Slowly, he opened the card. Jeannie. He closed his eyes, having to gulp a few times to avoid breaking down, which he was sure he'd never be able to live down.

He opened the present, and smiled. Typical of Jeannie. It was a photo of them as kids, at some school event or other. Sheppard leaned over, and snickered.

"Is that you?"

He glared at him, before snapping out a 'yes'. He tried to hide the photo away, but Sheppard grabbed it and showed it to the others before he could.

"Hey," he said, trying vainly to grab it back.

"Very cute," Elizabeth smiled, with a definite look of mischief in her eyes, "adorable, even."

He felt himself beginning to blush, which was no doubt what she'd intended.

"Those clothes make you look like a dork." Sheppard said, grinning.

"Or perhaps a…strašák…a scarecrow, yes?" Radek added.

"Aye, he does look dodgy in them, doesn't he?" Carson added, with a smirk.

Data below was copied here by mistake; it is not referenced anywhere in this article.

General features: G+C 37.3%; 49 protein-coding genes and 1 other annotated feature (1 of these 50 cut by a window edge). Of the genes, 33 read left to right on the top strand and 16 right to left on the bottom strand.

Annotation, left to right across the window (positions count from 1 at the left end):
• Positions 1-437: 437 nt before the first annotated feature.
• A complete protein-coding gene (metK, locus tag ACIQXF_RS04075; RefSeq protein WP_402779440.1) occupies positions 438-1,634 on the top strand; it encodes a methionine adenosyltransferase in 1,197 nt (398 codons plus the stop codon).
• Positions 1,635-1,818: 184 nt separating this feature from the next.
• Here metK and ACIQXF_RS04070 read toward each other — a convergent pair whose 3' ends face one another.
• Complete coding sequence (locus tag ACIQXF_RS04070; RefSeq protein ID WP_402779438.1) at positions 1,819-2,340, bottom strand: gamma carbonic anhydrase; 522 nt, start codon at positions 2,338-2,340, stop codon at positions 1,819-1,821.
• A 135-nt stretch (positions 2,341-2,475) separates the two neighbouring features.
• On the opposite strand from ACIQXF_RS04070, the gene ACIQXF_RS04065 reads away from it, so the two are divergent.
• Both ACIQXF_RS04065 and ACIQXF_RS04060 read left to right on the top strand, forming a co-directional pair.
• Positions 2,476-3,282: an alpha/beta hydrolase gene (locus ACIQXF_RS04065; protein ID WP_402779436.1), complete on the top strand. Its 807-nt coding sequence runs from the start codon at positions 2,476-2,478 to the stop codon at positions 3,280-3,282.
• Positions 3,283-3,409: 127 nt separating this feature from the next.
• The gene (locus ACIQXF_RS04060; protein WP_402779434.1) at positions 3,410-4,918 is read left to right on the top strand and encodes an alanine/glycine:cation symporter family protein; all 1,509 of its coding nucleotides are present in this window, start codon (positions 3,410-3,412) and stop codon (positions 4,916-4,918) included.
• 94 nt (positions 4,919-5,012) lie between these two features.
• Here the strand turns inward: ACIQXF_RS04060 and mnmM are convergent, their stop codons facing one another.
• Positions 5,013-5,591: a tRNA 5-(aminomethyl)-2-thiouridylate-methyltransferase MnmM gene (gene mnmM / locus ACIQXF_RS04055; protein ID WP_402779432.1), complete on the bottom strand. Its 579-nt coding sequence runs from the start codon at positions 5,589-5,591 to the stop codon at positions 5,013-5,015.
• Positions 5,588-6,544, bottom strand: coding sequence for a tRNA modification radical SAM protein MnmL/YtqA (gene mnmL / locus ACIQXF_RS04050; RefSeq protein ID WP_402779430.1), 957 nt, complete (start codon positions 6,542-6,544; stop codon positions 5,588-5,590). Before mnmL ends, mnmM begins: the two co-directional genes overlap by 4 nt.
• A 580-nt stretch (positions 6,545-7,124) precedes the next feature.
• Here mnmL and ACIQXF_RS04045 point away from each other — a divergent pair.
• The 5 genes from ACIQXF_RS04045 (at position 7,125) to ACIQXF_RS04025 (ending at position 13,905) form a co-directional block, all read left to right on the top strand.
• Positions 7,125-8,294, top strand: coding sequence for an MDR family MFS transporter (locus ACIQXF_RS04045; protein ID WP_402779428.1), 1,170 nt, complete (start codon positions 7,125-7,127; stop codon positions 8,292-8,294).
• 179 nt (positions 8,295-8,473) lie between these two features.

"Oh please, grow up! I'm sure you all have embarrassing photos of your childhood somewhere!" He growled, trying again to grab the photo, but failing as Ronon took it.

"You look like a sedlan fitcher."

"A what?" He asked warily.

"It is a creature on Lathkan." Teyla explained, not totally helpfully.

"It looks thin and weakly…" Ronon continued.

"Oh thanks," he said snippily.

"…but it is actually very strong."

He glared at Ronon, only slightly mollified by the latter statement. Ronon gave him the photo back, much to his relief. Yes, trust Jeannie, and her sense of 'humour'. No doubt she asked Elizabeth to make sure it was opened in the presence of his friends.

He muttered and complained about the unfairness of their comments. But deep down, he found that he didn't really mind. This was the best birthday he'd had for many, many years.

He was no longer alone.

The End

A/N: Apologies to any Czechs if the word strašák is not an accurate translation of scarecrow – I had to rely on a translation site and can only hope this is correct.

Thanks to Jayne for the key ring and jumper manual ideas.